But Flood’s idols and monsters trump and destruct the ones we find on our TVs and in our movies. Morphed, cut, and infected with disdain for uniculture, they offer insight into the way we as humans relate to one another. Moreover, these canvases are not just reconfigurations of our relationships, but by proxy, our power struggles, ultimately serving as grave markers of empty desires. They dethrone our kings and, frighteningly, empower the individual. Subverting the notion of idolatry in works like The Parents (1986), The Aristocrat (1986), and The Couple (ca. 1988), Flood’s subjects are defaced and erased, the mode of traditional portraiture subsequently vetoed, in flagrante delicto. Or take Peter Pan (1987) and all the abundant symbolism contained within J. M. Barrie’s cavorting tale. We all know Peter, born a contrarian rebel, cut off Captain Hook’s hand and fed it to a crocodile. Delve further into the flagitious history of this universal favorite, and the violent preface spirals into theories of Jungian archetypes, sexual sadism, black voodoo magic, and satanic fable. Hints of this are immanent in Flood’s picture, with Pan, sword in hand, fashioned with six eyes and spirited phallus. (Quite accurately, a Houston art legend reveals that when these Flood paintings were exhibited, they were seized as evidence in an alleged satanic cult investigation.)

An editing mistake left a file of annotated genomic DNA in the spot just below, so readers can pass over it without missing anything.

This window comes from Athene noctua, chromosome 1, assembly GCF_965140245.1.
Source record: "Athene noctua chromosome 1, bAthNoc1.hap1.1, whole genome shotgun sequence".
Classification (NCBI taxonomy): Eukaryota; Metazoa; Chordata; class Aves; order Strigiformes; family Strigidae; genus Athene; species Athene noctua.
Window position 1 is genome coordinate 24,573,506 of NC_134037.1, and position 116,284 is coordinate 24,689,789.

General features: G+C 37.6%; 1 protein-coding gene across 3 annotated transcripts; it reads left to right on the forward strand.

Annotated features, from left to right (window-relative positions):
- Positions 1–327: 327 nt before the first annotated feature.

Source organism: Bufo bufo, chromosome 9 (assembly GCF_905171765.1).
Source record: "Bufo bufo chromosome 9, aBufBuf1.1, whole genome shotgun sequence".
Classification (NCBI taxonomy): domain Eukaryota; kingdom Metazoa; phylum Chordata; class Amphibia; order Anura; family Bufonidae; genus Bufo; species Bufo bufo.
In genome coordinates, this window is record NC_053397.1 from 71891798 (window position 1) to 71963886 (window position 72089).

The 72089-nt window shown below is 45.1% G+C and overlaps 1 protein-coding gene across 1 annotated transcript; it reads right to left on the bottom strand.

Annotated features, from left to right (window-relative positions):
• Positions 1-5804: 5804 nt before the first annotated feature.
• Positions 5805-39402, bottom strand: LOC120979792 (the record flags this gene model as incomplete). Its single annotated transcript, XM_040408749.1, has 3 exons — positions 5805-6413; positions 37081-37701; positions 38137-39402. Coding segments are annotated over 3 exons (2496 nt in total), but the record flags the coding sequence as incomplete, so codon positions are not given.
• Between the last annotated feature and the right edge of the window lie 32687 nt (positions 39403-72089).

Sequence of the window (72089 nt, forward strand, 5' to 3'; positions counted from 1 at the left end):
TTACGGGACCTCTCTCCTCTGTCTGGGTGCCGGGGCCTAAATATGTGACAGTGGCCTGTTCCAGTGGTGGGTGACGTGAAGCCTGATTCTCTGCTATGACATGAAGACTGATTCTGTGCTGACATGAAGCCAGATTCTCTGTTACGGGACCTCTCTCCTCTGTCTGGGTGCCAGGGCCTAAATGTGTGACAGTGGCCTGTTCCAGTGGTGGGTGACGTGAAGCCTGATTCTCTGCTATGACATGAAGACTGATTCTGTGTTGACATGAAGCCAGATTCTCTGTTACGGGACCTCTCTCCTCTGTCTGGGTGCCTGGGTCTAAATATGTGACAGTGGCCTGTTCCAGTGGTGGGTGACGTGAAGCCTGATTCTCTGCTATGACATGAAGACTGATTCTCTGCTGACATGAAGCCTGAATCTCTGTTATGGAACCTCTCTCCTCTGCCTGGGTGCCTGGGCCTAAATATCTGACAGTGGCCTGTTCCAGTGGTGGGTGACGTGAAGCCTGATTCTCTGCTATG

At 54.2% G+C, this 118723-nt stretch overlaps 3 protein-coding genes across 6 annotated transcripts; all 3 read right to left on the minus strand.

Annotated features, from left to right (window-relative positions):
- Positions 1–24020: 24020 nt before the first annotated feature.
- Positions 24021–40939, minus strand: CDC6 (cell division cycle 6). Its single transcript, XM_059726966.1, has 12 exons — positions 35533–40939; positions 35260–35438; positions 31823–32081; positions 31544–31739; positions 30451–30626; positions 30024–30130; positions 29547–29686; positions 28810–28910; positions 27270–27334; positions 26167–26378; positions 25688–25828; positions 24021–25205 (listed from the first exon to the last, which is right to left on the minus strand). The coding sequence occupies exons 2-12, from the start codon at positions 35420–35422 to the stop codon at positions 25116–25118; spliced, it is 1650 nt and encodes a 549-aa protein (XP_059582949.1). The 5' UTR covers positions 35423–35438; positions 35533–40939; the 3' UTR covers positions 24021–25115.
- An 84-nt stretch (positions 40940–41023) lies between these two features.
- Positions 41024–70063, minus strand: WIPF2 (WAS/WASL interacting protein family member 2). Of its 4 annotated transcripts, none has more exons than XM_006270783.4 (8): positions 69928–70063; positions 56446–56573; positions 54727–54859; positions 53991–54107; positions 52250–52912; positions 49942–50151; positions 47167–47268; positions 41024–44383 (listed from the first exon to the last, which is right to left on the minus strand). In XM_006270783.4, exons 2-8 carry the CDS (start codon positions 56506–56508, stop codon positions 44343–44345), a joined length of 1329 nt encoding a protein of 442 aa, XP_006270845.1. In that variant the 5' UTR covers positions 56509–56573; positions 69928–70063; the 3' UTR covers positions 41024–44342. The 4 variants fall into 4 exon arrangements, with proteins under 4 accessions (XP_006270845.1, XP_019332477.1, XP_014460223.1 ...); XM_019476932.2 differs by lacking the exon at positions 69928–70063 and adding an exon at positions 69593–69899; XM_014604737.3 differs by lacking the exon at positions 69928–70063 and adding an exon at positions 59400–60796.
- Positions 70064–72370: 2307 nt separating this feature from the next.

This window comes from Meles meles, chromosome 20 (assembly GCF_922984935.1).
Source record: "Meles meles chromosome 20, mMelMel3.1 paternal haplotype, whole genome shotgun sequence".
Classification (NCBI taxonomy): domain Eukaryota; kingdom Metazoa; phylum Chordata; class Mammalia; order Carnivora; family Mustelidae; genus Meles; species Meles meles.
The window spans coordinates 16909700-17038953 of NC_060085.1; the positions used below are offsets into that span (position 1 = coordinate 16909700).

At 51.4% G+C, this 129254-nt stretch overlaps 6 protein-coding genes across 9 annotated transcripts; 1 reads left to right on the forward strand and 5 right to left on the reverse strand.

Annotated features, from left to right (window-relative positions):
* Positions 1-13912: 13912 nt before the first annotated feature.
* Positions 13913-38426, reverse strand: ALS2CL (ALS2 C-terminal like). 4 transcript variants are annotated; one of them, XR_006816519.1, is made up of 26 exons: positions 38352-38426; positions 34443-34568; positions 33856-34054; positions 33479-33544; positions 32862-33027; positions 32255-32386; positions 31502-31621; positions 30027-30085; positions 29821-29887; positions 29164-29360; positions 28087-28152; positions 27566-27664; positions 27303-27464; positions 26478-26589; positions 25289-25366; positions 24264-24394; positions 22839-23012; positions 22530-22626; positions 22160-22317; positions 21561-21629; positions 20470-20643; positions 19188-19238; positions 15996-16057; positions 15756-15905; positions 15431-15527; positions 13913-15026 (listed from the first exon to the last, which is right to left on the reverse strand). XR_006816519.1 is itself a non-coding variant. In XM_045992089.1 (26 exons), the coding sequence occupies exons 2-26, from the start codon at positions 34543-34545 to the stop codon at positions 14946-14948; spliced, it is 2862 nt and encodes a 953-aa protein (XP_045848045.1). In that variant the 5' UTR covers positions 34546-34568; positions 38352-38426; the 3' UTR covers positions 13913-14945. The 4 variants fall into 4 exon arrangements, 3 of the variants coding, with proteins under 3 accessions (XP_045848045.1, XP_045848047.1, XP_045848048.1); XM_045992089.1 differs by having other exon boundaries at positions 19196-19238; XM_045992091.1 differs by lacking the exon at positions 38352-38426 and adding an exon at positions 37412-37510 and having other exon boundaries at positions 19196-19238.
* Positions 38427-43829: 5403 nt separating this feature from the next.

Flood invites us to consider the refuse that follows this plague of ritualistic monotony. Recombinative appropriation thrives in the realm of the domestic, rife with material culture to expend, to sort, to reuse, to worship, to love, to discard. In the seminal texts of The Invisible Dragon, Dave Hickey writes that we gather around our fashion, sports, art, and entertainment icons as we would about a hearth, that we “organize ourselves in nonexclusive communities of desire.” Flood examines how our disease begins with these simple notions of pleasure—how an innocent teenybopper’s pinup-plastered wall begets an innocuous crowd of star-gawkers, but in Flood’s world at any moment the crowd could quickly morph into Nathanael West’s ominous angry mob, their disappointment over false idolatry unleashing a jihad that takes shape after humanity becomes nonsubjective globs. Idolatry is the scion of obsession, feeding our mass cultural infection.